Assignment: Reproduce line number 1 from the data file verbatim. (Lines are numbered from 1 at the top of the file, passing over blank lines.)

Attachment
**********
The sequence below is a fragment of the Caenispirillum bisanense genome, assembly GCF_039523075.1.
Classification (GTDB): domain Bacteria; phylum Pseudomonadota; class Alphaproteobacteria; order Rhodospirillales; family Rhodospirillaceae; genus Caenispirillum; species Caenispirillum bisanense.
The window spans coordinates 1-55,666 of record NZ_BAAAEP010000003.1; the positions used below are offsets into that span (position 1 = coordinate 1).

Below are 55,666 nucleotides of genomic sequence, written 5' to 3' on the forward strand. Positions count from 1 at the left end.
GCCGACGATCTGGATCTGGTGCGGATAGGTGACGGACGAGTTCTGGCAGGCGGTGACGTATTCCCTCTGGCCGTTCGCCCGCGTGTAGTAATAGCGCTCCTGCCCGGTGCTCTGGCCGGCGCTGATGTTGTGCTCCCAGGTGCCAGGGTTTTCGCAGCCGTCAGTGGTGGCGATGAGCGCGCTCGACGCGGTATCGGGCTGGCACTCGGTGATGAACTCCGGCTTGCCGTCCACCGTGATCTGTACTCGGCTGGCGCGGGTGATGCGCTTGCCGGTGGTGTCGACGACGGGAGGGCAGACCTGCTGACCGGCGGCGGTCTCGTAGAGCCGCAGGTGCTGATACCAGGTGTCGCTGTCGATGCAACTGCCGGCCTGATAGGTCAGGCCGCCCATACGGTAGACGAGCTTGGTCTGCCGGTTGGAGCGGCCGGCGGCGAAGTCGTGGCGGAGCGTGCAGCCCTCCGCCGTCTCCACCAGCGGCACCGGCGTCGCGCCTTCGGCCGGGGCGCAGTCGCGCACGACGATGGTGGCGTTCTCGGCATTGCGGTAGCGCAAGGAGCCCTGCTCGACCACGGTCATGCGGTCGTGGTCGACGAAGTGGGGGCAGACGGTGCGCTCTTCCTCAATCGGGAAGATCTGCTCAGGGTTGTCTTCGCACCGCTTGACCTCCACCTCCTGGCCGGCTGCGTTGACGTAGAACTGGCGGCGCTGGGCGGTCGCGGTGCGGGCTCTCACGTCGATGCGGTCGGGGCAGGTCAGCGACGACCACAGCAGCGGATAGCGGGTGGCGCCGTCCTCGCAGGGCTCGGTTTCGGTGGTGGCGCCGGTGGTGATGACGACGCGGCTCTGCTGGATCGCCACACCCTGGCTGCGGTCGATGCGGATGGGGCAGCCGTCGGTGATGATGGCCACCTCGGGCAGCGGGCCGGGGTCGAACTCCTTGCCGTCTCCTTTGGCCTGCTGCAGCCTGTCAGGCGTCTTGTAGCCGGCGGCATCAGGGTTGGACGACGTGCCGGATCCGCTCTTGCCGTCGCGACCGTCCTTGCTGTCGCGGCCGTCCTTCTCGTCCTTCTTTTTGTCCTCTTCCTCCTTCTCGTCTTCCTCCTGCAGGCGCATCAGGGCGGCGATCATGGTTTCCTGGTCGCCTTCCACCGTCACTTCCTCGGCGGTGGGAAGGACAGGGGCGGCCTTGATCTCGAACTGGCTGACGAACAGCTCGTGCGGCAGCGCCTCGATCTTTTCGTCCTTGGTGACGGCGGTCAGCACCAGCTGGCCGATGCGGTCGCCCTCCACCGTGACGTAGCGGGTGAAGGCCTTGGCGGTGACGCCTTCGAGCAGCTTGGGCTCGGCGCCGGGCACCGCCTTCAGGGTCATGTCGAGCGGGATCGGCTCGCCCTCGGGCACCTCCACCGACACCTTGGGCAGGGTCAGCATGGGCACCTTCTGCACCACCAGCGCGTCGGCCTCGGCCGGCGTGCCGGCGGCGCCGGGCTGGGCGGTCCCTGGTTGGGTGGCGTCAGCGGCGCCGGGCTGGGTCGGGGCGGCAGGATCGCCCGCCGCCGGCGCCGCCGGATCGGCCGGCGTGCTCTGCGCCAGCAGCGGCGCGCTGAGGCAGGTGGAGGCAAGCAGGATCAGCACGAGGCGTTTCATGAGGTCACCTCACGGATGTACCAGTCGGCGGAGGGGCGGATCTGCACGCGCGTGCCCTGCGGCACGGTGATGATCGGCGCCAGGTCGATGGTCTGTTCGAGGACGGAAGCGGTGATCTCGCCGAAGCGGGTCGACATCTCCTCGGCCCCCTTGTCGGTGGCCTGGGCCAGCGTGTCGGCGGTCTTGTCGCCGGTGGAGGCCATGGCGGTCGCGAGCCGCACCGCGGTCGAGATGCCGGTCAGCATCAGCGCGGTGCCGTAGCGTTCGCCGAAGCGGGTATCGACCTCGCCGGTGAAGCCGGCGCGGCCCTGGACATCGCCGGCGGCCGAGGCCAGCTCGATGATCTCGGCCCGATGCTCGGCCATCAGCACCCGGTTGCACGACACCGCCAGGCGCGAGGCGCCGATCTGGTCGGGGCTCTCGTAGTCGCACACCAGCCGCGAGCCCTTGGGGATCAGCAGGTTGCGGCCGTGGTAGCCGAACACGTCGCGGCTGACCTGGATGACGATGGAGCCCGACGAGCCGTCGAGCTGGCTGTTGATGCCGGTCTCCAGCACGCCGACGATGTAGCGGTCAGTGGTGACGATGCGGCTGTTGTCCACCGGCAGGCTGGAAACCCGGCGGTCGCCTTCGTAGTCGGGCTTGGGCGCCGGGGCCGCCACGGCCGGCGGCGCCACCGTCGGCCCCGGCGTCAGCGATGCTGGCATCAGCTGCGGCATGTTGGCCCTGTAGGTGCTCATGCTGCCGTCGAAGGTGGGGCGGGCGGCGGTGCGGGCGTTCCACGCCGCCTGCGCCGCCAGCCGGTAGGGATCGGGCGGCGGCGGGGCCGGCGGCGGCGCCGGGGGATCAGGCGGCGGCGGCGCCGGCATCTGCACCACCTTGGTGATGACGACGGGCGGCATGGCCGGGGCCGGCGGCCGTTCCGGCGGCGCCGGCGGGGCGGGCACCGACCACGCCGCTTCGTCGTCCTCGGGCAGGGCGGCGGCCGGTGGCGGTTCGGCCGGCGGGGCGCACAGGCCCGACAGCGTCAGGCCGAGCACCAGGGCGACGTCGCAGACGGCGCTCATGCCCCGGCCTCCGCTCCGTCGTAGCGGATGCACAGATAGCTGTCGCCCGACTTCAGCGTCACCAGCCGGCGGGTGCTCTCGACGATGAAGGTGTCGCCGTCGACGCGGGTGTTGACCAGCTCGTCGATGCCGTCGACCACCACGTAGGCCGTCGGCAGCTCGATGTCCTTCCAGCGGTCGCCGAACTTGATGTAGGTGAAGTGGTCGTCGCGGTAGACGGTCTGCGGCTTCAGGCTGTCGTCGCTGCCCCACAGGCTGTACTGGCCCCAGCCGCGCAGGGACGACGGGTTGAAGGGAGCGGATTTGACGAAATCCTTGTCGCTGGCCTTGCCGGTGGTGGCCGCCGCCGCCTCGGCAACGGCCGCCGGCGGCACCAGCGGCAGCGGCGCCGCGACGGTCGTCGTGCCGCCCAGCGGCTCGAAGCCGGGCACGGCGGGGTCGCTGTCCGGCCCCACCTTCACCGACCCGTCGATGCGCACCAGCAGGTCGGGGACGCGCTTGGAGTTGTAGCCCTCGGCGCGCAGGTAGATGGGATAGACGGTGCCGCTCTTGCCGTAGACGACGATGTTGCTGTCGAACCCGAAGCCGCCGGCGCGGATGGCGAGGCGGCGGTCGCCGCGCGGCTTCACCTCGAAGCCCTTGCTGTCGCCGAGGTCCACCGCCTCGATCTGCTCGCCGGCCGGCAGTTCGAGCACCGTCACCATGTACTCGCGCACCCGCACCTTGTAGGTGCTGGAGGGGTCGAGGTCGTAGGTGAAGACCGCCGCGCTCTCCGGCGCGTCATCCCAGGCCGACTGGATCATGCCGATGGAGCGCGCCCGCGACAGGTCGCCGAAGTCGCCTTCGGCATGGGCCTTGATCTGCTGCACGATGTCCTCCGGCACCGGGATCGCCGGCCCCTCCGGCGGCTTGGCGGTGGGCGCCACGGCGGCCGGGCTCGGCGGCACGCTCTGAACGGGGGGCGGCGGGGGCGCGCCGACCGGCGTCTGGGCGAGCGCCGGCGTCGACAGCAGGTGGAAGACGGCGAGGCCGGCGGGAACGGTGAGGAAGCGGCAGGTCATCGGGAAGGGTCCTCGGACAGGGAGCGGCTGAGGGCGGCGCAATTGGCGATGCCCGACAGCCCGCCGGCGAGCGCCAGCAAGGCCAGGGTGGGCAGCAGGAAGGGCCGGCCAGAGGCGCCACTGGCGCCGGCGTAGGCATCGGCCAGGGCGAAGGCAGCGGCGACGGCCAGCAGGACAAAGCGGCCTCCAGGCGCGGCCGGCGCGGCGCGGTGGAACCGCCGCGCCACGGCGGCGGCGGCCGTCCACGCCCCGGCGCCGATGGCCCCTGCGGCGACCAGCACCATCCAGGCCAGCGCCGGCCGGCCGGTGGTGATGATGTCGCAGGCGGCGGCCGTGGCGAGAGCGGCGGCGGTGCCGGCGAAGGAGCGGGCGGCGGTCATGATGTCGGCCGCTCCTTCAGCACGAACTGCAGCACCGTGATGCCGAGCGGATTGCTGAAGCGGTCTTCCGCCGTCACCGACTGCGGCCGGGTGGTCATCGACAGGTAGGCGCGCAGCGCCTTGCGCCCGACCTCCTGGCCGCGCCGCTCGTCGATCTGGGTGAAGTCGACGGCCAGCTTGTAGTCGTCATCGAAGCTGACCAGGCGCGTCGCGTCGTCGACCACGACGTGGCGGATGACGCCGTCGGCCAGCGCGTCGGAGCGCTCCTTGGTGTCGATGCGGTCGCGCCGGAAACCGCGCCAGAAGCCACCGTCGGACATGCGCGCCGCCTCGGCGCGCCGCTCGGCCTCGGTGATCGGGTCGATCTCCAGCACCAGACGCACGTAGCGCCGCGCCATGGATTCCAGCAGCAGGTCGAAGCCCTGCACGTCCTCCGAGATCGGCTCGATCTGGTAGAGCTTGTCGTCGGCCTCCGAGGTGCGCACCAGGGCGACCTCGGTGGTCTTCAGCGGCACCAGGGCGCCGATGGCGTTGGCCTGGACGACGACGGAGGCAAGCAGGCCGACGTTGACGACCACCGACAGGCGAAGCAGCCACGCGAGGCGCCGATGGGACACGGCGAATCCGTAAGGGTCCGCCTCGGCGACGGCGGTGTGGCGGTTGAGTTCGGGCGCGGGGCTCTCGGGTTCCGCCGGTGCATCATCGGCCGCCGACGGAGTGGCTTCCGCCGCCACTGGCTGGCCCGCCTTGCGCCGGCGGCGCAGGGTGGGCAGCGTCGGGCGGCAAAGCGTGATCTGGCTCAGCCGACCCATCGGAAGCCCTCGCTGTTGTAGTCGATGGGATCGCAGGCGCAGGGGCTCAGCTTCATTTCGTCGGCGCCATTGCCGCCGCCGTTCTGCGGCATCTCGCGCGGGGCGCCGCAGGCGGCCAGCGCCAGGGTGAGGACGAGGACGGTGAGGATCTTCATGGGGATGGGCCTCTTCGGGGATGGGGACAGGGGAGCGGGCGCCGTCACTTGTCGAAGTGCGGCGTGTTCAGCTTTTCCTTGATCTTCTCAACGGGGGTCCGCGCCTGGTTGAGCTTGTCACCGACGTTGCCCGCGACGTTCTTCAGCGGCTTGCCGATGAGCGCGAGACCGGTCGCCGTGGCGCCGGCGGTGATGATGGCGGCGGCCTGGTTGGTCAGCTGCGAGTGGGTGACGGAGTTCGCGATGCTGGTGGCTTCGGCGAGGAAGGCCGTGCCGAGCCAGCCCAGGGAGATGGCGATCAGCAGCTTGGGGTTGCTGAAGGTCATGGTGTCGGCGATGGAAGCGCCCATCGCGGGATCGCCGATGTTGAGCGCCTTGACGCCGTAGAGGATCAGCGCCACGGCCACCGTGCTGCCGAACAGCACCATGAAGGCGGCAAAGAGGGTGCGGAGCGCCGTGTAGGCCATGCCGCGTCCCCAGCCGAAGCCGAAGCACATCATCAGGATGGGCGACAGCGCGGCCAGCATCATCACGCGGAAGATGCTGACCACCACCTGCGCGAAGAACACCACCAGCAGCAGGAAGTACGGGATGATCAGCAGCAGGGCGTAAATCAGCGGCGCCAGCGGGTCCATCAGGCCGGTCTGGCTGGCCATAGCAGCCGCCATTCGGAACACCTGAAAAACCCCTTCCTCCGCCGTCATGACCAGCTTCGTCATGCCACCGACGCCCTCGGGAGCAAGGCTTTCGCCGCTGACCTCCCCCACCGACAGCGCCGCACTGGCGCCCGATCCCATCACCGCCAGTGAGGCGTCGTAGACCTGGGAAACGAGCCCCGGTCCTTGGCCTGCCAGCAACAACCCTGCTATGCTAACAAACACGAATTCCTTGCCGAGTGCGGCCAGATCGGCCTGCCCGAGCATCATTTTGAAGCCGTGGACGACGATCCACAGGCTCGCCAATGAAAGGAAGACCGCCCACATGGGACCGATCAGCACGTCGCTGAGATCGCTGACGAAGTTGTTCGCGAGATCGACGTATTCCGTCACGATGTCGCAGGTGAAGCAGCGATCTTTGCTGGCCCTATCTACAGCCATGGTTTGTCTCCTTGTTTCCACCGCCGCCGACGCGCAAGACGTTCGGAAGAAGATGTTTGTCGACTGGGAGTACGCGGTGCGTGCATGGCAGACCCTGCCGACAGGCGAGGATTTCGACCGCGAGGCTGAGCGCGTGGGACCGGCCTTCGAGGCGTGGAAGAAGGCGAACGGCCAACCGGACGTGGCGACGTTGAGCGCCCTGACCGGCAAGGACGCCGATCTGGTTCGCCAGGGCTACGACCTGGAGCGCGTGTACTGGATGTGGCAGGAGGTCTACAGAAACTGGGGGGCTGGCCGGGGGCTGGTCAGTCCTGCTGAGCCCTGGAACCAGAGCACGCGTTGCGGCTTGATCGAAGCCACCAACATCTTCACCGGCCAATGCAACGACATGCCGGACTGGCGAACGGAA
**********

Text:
The sequence below is a fragment of the Caenispirillum bisanense genome, assembly GCF_039523075.1.